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The V2L still has some good value. I live in SW Florida and we're preparing for a possible hurricane next week. I've been through several and generally deal with a weeks plus of power outages after the fact. Tested the V2L today on motorhome and it will run everything in the camper minus the a/c which is a 15000 btu. I also tested it on an 8000 btu window unit and it ran well. It's nice to have a power unit that you can run at night without the normal racket of a generator.
 

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I am installing solar at home and this was a big reason I wanted an Ioniq 5. I didn't want to spend $15-20k on a battery on my wall when I could get one on 4 wheels.

We very rarely have blackouts where I live in Southern California but they could occur more frequently.

We have net metering so I could charge the battery when rates are low and sell back when they are high. I haven't looked into the economics of this but I am charged 3x from 4pm-9pm.

Anyone have experience with this? Would special software upgrades be needed?
If I was you I would strongly suggest being prepared to tell your solar inverter to not put power onto the grid. I'm not saying don't put power onto the grid -- I'm saying make sure you get an inverter that will let you change your mind in the future and choose not to put power onto the grid.

Putting power onto the grid makes you technically a "power generator" with a bunch of regulations that come with it. Some people decide it's not worth it -- but then feel trapped because they had opted for cheaper inverter(s) that didn't have the "no output" option (sometimes it's called "zero report"). One of those regulations is that you have to set your inverter to automatically power down if the grid power goes down (to keep from electrocuting linemen working on downed lines). Another is some states (and I hear California is moving to this) are getting rid of net metering and are charging large monthly fees for people who help supply power to the grid. I knew this ahead of time going into solar (because Alabama was already not doing net metering before I went solar) so I paid a little extra for a large inverter that prevents me from putting power onto the grid. With the inverter capacity I have now I'd have to pay $130 flat monthly fee (on top of the $15.60 flat fees and taxes us Alabama electricity consumers already pay), just for them to force me to not have power the few times the grid goes down here, and pay me about 1/5th the rate for power that they charge their customers.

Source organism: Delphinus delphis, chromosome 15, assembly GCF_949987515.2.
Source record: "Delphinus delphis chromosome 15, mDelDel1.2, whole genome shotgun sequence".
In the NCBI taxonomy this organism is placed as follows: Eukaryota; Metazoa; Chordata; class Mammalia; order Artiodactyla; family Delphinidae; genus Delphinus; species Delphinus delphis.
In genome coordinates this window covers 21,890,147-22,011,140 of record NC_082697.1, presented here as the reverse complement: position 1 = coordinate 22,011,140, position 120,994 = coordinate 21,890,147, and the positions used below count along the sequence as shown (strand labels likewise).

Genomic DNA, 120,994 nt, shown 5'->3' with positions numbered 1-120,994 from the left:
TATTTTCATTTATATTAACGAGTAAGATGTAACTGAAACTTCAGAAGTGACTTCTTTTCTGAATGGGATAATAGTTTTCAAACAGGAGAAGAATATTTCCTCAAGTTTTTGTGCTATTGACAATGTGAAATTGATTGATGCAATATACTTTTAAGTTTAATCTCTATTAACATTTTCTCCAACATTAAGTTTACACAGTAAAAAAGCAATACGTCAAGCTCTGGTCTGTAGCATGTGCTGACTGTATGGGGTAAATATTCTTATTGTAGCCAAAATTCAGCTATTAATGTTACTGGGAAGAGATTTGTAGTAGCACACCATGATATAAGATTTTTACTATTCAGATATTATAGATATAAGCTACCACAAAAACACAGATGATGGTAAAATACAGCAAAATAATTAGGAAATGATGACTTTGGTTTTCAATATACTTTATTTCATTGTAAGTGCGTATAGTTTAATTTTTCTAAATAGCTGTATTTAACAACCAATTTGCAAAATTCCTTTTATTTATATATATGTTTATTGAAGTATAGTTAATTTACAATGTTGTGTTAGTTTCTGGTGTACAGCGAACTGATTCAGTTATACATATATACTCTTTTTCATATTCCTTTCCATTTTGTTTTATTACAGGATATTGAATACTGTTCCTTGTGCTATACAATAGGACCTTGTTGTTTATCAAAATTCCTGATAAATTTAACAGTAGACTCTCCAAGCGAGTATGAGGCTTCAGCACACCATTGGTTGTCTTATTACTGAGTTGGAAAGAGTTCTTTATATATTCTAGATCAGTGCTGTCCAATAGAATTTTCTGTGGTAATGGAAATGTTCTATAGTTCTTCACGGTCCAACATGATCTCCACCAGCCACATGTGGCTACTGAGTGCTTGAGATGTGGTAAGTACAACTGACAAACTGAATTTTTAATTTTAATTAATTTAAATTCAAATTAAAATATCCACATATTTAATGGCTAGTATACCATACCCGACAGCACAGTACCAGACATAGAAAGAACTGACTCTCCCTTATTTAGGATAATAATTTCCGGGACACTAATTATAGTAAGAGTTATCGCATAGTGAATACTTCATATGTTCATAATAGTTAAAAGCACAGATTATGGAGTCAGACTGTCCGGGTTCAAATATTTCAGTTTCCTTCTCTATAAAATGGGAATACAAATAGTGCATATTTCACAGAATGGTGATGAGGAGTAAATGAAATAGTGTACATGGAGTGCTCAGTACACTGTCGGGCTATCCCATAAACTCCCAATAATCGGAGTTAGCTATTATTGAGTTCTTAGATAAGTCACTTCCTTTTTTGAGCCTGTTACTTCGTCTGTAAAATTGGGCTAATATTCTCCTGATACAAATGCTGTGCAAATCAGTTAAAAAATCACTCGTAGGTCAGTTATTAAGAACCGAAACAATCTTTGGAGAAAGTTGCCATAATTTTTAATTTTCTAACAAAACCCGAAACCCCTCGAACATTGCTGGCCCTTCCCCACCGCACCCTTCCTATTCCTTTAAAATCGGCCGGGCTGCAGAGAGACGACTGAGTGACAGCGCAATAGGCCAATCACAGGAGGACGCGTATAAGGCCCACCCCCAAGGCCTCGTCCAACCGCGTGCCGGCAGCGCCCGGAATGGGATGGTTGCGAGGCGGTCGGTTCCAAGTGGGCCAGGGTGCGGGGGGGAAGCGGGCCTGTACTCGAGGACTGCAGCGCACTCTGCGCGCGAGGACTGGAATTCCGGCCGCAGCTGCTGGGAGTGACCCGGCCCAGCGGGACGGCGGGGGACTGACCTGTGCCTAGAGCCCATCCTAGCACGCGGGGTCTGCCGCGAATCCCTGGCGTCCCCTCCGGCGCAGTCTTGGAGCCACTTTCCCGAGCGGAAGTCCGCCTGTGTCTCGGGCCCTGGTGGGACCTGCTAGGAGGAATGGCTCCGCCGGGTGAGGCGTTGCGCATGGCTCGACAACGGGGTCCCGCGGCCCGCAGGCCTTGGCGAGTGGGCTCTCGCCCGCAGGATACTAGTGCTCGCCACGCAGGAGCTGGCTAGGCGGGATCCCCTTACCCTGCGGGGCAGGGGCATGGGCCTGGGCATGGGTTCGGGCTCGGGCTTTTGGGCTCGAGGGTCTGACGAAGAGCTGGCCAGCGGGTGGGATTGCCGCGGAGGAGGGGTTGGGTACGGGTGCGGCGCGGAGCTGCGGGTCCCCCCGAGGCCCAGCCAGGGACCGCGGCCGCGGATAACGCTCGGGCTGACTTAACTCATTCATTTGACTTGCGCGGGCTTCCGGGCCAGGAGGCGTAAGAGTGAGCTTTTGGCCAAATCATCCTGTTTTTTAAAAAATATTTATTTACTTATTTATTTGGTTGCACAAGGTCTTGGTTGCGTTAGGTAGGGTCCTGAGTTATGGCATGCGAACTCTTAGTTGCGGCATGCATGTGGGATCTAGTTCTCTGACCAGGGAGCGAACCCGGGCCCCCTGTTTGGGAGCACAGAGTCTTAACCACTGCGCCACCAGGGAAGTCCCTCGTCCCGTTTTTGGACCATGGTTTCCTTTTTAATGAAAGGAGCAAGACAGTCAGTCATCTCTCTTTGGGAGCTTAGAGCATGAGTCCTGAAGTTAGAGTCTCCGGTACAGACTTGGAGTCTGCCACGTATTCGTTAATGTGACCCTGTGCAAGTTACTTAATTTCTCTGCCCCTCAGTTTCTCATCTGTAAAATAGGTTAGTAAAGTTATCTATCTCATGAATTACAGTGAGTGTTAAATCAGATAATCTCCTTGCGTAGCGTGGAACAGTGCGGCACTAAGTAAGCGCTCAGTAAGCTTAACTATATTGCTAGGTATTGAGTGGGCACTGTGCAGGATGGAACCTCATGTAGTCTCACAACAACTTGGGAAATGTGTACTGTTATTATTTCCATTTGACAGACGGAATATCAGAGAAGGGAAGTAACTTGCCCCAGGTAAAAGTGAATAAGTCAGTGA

So research the micro details and make sure putting power onto the grid is worth it. If it is, fine go for it, but be ready to disable it later. Don't let the power buyback money be what you depend on in your math to make the cost of going solar worth it.

Jaw Sleeve Eyewear Font Beard
 

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For what it's worth about installing solar, my power bill was generated last night and is a reminder that going solar is worth it, at least in my case.

After riders and fees and taxes, they're charging 14.4¢ / kWh (U.S. dollars) -- a 6% increase over the rate last September a year ago. It makes me glad I had to pull only 17% of my power from the grid (I'm hoping that will average 10% throughout the year now that the solar upgrade was completed this past month). I'm all for solar if you live in the southern half of the U.S. (or similar climate) and you manage it instead of bureaucrats managing it and regulating it at the utility level.
 

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If I was you I would strongly suggest being prepared to tell your solar inverter to not put power onto the grid. I'm not saying don't put power onto the grid -- I'm saying make sure you get an inverter that will let you change your mind in the future and choose not to put power onto the grid.

Putting power onto the grid makes you technically a "power generator" with a bunch of regulations that come with it. Some people decide it's not worth it -- but then feel trapped because they had opted for cheaper inverter(s) that didn't have the "no output" option (sometimes it's called "zero report"). One of those regulations is that you have to set your inverter to automatically power down if the grid power goes down (to keep from electrocuting linemen working on downed lines). Another is some states (and I hear California is moving to this) are getting rid of net metering and are charging large monthly fees for people who help supply power to the grid. I knew this ahead of time going into solar (because Alabama was already not doing net metering before I went solar) so I paid a little extra for a large inverter that prevents me from putting power onto the grid. With the inverter capacity I have now I'd have to pay $130 flat monthly fee (on top of the $15.60 flat fees and taxes us Alabama electricity consumers already pay), just for them to force me to not have power the few times the grid goes down here, and pay me about 1/5th the rate for power that they charge their customers.

So research the micro details and make sure putting power onto the grid is worth it. If it is, fine go for it, but be ready to disable it later. Don't let the power buyback money be what you depend on in your math to make the cost of going solar worth it.

View attachment 45627
As stated, everyone will make their own decisions based on their goals.

That being said, if you ARE looking NOT to contribute to a more resilient grid, here's a great article on the specific types of setups that will let you cloister your energy.